Traces of Irene Remain Down East
Posted October 17, 1999
MARMAC — Compared to the day after Hurricane Floyd, aerial pictures of indicate Hurricane Irene was a much kinder -- although unwelcome -- visitor. FromSky5, the rainwater damage appears minimal.
Watch RealVideo28.8 modemsorISDN and fasterThe Marmac neighborhood along Route 117 outside of Goldsboro has remained under water since Hurricane Floyd. Any additional damage from Hurricane Irene's rain won't be measurable for a day or two.
The flash flooding soaked farmers' fields again. Standing water can be seen in several Goldsboro area fields.
Rain water lightly covers one residential lane in LaGrange. Motorists drove straight through. Water continues to surround homes in that area but apparently the situation was not made significantly worse by Irene.
Little Continental Road, off US 264 heading east in Pitt County, is submerged as water from Thompson Swamp rose in Edgecombe County.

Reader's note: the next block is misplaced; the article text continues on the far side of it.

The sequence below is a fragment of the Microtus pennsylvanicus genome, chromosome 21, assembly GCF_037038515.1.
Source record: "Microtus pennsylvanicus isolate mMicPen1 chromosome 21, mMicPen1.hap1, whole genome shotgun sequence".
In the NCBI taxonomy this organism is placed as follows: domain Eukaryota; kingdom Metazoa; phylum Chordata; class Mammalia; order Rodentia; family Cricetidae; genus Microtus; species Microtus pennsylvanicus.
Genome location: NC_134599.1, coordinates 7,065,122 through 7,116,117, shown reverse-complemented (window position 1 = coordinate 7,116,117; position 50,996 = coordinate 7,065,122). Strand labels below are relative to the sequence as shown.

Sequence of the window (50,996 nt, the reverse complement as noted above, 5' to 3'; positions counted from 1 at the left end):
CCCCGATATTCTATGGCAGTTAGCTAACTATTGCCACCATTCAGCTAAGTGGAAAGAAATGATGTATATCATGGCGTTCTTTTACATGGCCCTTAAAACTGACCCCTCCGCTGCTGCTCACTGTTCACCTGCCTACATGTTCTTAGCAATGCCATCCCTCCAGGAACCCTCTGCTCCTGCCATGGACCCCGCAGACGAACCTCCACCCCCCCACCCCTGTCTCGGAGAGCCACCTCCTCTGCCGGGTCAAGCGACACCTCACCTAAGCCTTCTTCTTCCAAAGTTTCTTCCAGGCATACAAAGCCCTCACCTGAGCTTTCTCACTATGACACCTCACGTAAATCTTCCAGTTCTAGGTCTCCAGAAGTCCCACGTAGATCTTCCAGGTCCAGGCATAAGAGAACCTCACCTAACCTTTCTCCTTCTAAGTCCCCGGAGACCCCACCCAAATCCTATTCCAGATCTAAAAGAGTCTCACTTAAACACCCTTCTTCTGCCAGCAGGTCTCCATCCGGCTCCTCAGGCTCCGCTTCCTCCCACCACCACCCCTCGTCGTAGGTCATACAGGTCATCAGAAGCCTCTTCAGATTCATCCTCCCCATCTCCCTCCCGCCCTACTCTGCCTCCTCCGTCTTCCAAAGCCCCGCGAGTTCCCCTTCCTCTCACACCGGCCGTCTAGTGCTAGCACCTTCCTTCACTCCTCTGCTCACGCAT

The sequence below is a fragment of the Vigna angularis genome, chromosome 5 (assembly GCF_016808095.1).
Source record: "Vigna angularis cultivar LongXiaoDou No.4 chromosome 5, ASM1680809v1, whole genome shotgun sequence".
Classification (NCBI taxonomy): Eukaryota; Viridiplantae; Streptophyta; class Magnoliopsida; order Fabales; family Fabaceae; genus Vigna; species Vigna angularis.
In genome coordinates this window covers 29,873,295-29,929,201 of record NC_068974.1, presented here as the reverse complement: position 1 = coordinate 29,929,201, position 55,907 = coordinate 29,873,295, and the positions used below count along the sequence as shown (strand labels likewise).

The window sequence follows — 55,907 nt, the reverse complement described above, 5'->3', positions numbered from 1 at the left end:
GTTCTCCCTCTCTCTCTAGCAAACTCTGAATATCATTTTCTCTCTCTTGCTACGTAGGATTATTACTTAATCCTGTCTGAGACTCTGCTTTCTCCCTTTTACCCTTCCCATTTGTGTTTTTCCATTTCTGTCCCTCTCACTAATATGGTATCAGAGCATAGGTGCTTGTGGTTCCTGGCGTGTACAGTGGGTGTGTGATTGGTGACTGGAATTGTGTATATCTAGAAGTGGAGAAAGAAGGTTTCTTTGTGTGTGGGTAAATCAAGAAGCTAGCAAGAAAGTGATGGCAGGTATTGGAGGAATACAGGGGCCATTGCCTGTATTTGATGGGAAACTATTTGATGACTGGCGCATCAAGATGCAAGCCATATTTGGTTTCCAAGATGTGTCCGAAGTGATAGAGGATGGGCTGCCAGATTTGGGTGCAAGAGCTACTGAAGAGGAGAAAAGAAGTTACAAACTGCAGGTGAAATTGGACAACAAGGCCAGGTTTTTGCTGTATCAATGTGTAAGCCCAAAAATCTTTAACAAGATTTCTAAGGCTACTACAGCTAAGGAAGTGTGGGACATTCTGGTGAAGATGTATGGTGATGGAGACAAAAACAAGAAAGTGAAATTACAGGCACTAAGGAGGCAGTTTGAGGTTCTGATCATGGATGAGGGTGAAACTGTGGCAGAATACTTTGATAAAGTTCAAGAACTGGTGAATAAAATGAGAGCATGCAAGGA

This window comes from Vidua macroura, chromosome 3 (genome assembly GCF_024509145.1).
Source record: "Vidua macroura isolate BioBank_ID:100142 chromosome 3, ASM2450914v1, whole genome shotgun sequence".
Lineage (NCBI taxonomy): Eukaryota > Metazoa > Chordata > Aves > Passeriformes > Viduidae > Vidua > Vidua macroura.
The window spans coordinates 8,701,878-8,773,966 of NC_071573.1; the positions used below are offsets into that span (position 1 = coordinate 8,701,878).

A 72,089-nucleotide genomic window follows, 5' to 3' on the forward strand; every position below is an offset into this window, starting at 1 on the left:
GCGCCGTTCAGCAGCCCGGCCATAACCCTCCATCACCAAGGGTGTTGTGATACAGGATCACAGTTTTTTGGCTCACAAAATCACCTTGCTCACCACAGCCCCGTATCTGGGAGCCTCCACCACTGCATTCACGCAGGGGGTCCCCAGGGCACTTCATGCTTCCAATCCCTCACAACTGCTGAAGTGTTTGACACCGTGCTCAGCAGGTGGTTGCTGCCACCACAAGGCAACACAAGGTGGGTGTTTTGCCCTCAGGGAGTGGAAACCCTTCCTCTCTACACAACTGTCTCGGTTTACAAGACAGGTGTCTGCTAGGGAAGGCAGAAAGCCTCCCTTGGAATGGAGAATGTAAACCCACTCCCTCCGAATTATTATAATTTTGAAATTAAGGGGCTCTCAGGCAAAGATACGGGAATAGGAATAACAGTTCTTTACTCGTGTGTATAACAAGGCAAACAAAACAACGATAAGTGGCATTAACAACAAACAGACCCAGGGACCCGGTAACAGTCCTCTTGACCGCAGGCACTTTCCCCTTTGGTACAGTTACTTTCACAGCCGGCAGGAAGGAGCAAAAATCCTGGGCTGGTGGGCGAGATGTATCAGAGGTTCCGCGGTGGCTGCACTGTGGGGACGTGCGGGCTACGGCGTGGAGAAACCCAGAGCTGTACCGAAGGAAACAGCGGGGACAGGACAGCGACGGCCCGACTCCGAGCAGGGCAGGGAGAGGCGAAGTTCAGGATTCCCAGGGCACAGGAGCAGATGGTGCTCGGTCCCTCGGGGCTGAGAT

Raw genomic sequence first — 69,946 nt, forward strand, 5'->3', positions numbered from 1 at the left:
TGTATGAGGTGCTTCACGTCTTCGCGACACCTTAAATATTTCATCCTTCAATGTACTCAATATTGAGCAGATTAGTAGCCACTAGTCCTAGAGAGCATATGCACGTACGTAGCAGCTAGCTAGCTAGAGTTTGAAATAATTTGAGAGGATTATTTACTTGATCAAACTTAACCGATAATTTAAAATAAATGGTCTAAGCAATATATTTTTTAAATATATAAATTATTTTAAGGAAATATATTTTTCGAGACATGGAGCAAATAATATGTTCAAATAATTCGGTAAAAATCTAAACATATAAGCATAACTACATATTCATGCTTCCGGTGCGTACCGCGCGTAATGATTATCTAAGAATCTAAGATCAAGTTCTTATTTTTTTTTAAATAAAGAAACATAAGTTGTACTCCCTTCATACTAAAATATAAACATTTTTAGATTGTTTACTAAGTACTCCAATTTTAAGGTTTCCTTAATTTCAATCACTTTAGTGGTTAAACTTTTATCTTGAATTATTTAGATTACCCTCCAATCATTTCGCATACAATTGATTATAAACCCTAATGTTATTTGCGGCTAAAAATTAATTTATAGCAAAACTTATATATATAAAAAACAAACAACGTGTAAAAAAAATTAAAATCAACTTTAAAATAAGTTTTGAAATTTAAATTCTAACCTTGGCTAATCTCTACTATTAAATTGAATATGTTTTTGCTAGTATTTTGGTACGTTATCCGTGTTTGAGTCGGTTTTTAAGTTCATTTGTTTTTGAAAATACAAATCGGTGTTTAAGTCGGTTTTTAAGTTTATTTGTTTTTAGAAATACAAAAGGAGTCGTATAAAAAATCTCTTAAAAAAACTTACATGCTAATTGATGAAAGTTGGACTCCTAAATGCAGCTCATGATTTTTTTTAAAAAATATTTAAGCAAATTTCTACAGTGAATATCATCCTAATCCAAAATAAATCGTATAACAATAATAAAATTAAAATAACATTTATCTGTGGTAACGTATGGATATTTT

Princeville looks same -- the remains of Floyd are still apparent but no additional rain water causing problems today.
Several mobile homes are surrounded by rain water today in Booth, east of Princeville.
In Rocky Mount, mobile homes remain bogged down in floodwater.
The Tar River poured over the Goose Branch Dam in Rocky Mount -- a torrent behaving itself, so far, by staying in its banks.
The Buckhorn reservoir is pouring an apparent overload of water over the spillway, seeping to the sides.
And in Hoke County southwest of Hope Mills, Freddie's Lake in Hoke County exceeded its borders, covering one road and flowing through nearby trees. Excess water appeared to rush over Rock Creek spillway. Upchurch Lake did not flood.
But it's been a mess in Hoke County where a dam broke, yet overall down east it could have been much worse.